Rust_
~~~~~

.. _Rust: https://www.rust-lang.org/

.. code-block:: python
rule NAME:
input:
"path/to/inputfile",
"path/to/other/inputfile",
named_input="path/to/named/inputfile",
output:
"path/to/outputfile",
"path/to/another/outputfile"
params:
seed=4
log:
stdout="path/to/stdout.log",
stderr="path/to/stderr.log",
script:
"path/to/script.rs"
The ability to execute Rust scripts is facilitated by |rust-script|_. As such, the
script must be a valid ``rust-script`` script and ``rust-script`` must be available in the
environment the rule is run in.

Some example scripts can be found in the
`tests directory <https://github.com/snakemake/snakemake/tree/main/tests/test_script/scripts>`_.

In the Rust script, a ``snakemake`` instance is available, which is automatically generated from the python snakemake object using |json_typegen|_.
It usually looks like this:

.. code-block:: rust
pub struct Snakemake {
input: Input,
output: Ouput,
params: Params,
wildcards: Wildcards,
threads: u64,
log: Log,
resources: Resources,
config: Config,
rulename: String,
bench_iteration: Option<usize>,
scriptdir: String,
}
Any named parameter is translated to a corresponding ``field_name: Type``, such that ``params.seed`` from the example above can be accessed just like in python, i.e.:

.. code-block:: rust
let seed = snakemake.params.seed;
assert_eq!(seed, 4);
Positional arguments for ``input``, ``output``, ``log`` and ``wildcards`` can be accessed by index and iterated over:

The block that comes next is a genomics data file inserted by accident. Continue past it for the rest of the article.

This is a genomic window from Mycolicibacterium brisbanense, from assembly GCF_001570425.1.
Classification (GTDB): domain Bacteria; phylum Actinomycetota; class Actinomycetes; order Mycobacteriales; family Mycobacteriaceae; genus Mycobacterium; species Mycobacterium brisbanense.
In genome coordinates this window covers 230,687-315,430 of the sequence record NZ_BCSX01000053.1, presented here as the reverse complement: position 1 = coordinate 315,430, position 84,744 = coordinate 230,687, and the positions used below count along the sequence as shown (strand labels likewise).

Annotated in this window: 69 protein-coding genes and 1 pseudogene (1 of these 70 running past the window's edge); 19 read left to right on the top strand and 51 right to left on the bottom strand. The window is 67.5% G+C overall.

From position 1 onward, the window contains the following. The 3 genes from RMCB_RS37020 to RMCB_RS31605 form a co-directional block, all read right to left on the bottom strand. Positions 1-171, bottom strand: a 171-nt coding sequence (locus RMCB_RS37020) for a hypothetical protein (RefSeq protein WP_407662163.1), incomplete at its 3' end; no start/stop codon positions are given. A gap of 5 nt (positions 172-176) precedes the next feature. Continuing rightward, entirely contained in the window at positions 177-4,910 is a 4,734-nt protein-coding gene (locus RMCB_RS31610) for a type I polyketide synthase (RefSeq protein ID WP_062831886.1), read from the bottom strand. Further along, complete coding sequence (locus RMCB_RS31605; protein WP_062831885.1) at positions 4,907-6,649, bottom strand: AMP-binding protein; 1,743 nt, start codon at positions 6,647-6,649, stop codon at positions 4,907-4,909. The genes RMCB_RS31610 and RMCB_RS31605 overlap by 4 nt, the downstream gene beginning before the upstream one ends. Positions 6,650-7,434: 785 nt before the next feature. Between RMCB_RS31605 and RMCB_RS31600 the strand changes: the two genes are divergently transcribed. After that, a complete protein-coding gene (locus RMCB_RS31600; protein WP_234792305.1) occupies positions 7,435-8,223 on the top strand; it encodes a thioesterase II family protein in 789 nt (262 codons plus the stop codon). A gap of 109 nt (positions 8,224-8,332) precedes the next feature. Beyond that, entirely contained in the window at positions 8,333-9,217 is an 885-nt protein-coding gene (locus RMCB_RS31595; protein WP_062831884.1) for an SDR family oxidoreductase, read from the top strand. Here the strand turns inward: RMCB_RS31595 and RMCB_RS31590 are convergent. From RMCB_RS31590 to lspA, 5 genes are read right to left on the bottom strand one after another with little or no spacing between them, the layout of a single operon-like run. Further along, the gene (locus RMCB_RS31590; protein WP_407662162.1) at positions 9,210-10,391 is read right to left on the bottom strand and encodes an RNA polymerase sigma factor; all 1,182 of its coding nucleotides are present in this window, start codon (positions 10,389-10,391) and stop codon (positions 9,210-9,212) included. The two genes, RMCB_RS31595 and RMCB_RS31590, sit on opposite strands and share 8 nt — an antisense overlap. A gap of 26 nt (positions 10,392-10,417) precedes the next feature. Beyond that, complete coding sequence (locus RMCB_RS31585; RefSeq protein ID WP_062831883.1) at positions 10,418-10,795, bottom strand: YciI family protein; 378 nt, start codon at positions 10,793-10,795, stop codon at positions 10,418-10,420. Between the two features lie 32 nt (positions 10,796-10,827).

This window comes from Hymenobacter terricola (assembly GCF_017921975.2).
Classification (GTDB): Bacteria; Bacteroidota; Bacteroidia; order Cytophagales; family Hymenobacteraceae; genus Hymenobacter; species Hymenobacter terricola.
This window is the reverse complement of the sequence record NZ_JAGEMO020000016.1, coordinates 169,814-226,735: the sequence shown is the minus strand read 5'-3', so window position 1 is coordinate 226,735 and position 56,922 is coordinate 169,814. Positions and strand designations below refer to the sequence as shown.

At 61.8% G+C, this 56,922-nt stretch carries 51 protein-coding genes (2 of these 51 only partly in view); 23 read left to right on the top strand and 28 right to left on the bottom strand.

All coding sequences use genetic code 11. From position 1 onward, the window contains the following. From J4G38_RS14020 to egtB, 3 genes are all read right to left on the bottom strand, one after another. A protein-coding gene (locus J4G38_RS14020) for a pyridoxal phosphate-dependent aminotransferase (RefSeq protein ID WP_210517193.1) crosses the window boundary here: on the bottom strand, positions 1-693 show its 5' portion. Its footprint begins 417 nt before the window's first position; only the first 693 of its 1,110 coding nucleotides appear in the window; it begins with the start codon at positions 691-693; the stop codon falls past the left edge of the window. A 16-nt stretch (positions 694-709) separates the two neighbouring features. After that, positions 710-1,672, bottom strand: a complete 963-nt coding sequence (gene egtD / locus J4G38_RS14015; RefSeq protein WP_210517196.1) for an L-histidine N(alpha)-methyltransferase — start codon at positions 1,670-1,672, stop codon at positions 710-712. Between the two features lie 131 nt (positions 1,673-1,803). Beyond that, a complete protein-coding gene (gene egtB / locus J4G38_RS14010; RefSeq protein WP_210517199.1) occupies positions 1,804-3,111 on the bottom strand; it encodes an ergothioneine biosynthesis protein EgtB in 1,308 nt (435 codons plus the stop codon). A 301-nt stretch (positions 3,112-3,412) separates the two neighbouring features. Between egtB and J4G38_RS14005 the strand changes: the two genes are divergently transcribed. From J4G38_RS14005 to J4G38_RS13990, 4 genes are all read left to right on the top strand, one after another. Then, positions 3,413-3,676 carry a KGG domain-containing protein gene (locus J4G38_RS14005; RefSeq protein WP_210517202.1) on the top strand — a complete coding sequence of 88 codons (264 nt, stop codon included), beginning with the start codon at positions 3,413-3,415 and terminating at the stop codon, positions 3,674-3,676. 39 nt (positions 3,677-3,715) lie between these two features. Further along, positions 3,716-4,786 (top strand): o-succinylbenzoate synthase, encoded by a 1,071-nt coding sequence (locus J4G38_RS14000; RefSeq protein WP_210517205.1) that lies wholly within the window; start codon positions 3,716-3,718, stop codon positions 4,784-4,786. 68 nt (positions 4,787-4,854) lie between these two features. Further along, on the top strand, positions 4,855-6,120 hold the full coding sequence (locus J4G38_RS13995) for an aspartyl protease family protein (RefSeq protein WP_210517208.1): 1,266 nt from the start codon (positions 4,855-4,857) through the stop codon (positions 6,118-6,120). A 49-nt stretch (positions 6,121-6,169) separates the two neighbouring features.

.. code-block:: rust
let input = &snakemake.input;
// Input implements Index<usize>
let inputfile = input[0];
assert_eq!(inputfile, "path/to/inputfile");
// Input implements IntoIterator
//
// prints
// > 'path/to/inputfile'
// > 'path/to/other/inputfile'
for f in input {
println!("> '{}'", &f);
}
It is also possible to redirect ``stdout`` and ``stderr``:

.. code-block:: rust
println!("This will NOT be written to path/to/stdout.log");
// redirect stdout to "path/to/stdout.log"
let _stdout_redirect = snakemake.redirect_stdout(snakemake.log.stdout)?;
println!("This will be written to path/to/stdout.log");
// redirect stderr to "path/to/stderr.log"
let _stderr_redirect = snakemake.redirect_stderr(snakemake.log.stderr)?;
eprintln!("This will be written to path/to/stderr.log");
drop(_stderr_redirect);
eprintln!("This will NOT be written to path/to/stderr.log");
Redirection of stdout/stderr is only "active" as long as the returned ``Redirect`` instance is alive; in order to stop redirecting, drop the respective instance.

In order to work, rust-script support for snakemake has some dependencies enabled by default:

#. ``anyhow=1``, for its ``Result`` type
#. ``gag=1``, to enable stdout/stderr redirects
#. ``json_typegen=0.6``, for generating rust structs from a json representation of the snakemake object
#. ``lazy_static=1.4``, to make a ``snakemake`` instance easily accessible
#. ``serde=1``, explicit dependency of ``json_typegen``
#. ``serde_derive=1``, explicit dependency of ``json_typegen``
#. ``serde_json=1``, explicit dependency of ``json_typegen``

If your script uses any of these packages, you do not need to ``use`` them in your script. Trying to ``use`` them will cause a compilation error.

.. |rust-script| replace:: ``rust-script``
.. _rust-script: https://rust-script.org/
.. |json_typegen| replace:: ``json_typegen``
.. _json_typegen: https://github.com/evestera/json_typegen

----

For technical reasons, scripts are executed in ``.snakemake/scripts``. The original script directory is available as ``scriptdir`` in the ``snakemake`` object.

.. _snakefiles_notebook-integration:

Jupyter notebook integration